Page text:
I Didn’t Quite Get That

They played the tapes for us, and they were truly side-splitting.

The recordings were conversational train-wrecks between real callers and an automated artificial-intelligence “AI” help system. Once the system was unable to process a caller’s statement, the fun would usually begin.

A representative dialogue would be like this:

The caller begins by complaining that his new refrigerator has stopped working.

There is a pause. I’m sorry, I didn’t! quite-get that. Could you!-try again?  

The sing-song inflections of a synthetic voice alert the caller that a machine is on the call.  The caller attempts to shorten the original statement, speaking slowly and loudly.   “MY, REFRIGERATOR, IS, NOT, WORKING.”

There is a pause. Let me see! if I-understand.  Your refrigerator! isn’t working. 

“Yes! What is there to understand?!  That’s exactly what I said before, this is the second time.”

There is a pause.  OK, got! it. Can you-describe! in a few words, the-problem you! are having? You can-say! words like “does not! run,” or “it-makes an! unusual noise,” or “it’s warm! to-the touch.”  Please tell me your! problem.

“Look. I just bought the goddamn thing and it’s under warranty – it’s 95 degrees here today, and the sucker is totally and utterly dead.  I have about two-hundred and fifty dollars of groceries that are about to spoil. All I need to do is get a service guy out here.”

There is a pause. I think! I-understood that your refrigerator! is running-hot. Is that right? You can say “yes” or “no.”

“No! Let me speak to a real person in customer support.”

There is a pause. Sorry, I think! I-understood that your refrigerator! is-not! running. Is that right? You can say “yes” or “no.”

The caller curses, and hangs up.

It was hilarious, but also agonizing – we’ve all been in the position of that caller.

It was also interesting that when a call was going well, what happened when the caller had to provide information – perhaps an address or a serial number.  The system could not process this information, and so the caller’s recorded words would be transferred to a person, who would manually translate the words into text, and then return control to the AI system.  There was an entire roomful of these modestly-paid humans doing what is trivial to us – understanding human lingual context – in the service of a very expensive computer system trying to do what is unnatural to machines – understand human lingual context. A metaphor, perhaps, for concerns about the forthcoming role of artificial intelligence in our lives.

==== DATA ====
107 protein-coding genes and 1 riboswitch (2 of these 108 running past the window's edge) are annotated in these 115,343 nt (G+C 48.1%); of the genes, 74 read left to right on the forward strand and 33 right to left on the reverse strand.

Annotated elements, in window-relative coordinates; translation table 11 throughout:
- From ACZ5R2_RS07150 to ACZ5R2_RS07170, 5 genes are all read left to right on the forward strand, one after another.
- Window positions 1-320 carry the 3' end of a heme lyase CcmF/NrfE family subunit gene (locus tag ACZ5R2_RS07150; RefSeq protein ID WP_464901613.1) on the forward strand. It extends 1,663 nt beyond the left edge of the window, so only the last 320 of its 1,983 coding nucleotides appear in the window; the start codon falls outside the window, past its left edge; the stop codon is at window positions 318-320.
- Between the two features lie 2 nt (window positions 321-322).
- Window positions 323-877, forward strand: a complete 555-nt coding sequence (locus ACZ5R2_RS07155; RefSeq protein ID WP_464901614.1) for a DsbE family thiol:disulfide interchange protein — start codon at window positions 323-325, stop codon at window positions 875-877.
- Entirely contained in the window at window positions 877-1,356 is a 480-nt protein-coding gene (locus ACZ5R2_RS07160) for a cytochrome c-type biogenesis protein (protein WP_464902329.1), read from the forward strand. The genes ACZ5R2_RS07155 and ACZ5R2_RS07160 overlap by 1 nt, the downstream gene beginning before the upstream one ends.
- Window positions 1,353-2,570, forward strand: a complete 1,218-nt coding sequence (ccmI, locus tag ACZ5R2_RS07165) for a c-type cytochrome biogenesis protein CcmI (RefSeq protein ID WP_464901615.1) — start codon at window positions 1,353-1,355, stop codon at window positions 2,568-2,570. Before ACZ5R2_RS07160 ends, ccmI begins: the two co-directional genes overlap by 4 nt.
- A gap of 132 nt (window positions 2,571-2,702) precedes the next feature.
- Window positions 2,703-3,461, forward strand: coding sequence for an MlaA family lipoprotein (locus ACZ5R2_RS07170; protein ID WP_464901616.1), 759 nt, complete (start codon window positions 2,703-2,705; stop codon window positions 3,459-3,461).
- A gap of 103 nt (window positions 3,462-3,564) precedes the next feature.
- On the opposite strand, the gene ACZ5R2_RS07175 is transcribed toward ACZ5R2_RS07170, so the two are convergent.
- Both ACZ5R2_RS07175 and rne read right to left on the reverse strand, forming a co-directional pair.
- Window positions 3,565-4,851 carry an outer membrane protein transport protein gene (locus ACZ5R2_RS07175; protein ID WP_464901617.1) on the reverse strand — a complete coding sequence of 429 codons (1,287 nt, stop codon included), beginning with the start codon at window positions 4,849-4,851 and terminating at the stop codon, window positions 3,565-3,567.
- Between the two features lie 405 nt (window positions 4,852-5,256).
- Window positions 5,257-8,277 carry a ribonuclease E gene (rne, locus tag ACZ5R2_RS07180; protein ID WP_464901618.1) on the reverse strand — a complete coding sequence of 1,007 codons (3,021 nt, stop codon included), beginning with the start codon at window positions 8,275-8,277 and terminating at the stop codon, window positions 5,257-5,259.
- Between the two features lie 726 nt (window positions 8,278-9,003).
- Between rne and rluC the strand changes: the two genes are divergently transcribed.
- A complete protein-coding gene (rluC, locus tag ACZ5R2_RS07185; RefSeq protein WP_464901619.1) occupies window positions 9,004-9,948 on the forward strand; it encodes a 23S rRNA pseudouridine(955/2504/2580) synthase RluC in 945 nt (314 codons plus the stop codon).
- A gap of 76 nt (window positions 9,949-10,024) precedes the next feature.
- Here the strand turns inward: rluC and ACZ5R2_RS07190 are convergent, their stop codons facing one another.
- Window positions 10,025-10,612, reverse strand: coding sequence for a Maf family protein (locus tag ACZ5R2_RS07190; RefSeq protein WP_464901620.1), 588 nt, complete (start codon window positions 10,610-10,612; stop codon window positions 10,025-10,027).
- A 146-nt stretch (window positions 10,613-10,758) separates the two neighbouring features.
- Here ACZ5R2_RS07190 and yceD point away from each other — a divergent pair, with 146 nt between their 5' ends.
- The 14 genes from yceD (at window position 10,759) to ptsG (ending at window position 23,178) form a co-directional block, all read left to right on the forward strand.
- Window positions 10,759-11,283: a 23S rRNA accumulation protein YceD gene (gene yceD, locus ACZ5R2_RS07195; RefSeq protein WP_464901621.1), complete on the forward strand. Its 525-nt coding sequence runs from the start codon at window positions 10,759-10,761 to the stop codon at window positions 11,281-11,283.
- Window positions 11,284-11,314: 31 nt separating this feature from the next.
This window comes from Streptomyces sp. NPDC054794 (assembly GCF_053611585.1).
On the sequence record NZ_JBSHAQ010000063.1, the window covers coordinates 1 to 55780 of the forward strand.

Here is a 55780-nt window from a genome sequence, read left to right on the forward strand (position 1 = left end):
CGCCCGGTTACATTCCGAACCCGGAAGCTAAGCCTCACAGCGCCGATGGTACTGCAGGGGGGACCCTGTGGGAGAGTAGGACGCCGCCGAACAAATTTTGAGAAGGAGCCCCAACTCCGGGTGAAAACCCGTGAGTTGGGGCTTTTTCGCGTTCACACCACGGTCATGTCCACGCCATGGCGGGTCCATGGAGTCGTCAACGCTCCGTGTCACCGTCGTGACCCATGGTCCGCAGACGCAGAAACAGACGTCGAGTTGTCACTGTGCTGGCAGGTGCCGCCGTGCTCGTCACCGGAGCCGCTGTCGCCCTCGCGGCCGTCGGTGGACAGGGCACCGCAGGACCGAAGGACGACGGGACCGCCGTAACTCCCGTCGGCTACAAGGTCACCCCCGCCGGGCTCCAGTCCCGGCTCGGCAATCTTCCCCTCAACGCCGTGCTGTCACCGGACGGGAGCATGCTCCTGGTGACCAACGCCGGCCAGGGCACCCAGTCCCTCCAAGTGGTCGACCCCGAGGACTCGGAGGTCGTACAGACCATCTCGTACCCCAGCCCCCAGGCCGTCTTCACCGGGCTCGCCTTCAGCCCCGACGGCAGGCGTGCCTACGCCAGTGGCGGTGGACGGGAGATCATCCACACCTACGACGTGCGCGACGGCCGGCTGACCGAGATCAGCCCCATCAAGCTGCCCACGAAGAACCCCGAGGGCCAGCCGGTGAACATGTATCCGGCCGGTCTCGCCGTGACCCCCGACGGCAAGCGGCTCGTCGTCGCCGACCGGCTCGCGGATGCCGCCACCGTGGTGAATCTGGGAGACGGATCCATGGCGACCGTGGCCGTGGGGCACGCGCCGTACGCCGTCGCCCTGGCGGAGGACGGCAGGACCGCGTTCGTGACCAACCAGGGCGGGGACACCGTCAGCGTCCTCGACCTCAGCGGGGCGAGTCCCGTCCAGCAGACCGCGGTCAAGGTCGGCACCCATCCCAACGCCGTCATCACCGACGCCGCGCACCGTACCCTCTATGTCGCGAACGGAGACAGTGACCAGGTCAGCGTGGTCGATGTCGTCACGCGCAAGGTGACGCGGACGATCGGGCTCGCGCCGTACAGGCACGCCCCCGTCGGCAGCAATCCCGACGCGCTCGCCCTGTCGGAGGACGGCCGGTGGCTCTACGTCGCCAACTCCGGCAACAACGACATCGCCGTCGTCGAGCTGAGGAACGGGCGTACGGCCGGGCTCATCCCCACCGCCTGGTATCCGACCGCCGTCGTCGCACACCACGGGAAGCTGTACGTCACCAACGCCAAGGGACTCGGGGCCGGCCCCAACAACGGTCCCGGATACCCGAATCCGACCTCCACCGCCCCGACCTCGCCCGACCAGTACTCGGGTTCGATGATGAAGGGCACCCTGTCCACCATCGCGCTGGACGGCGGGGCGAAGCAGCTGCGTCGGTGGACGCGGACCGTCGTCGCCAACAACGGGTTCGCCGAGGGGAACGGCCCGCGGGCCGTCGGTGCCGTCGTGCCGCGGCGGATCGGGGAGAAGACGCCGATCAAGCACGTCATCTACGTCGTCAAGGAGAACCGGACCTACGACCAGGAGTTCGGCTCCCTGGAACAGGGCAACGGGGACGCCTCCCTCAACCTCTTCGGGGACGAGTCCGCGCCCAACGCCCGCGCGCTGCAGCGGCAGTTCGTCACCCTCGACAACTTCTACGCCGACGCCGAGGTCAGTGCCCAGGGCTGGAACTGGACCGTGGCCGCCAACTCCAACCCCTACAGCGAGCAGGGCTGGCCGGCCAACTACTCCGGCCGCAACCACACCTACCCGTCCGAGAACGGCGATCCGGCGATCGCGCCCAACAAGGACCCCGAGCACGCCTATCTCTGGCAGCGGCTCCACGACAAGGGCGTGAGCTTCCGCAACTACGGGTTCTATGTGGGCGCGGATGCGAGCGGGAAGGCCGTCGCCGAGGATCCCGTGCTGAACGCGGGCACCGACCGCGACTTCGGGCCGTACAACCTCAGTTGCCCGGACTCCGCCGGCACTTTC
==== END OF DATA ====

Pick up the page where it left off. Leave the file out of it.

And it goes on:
Few things are more poorly understood than artificial intelligence. Interested non-experts are really in a bind – it is challenging to find unbiased information, expert or otherwise. Large and even mid-size organizations are starting to invest in AI out of fear as much as anything, not wanting to be left behind.

I’ve worked with AI systems periodically, but I am not necessarily an advocate for the technology. If it’s economical, useful, or necessary, I’ll say “yes,” and if not – and that’s often the case – I’ll say “let’s hang back.”

In broad terms, how can we assess the AI technology we have today?  I believe that two ideas can frame a discussion:

First: start from the premise that AI systems are neither intelligent nor understanding, as we mean it.  Human understanding derives from our brain’s pre-wired contexts, such as Chomsky’s universal grammar.  Computers don’t have that context, nor are they likely to anytime soon.  To distinguish – even imperfectly – a spoken “yes” from “no” is entirely different from understanding what “yes” and “no” mean, or mean in context.  You know what these sentences mean: “Machines understand me perfectly.  Not.”  You even knew what they meant the first time you heard the construction.  But the computer has to be told how to process those sentences.

As for intelligence, most hallmarks of human intelligence – such as learning something and applying it to a really new situation – are far beyond the capabilities of AI systems right now. Most AI systems I’ve seen can’t even say when they are making an erroneous prediction, much less propose a new hypothesis or theory.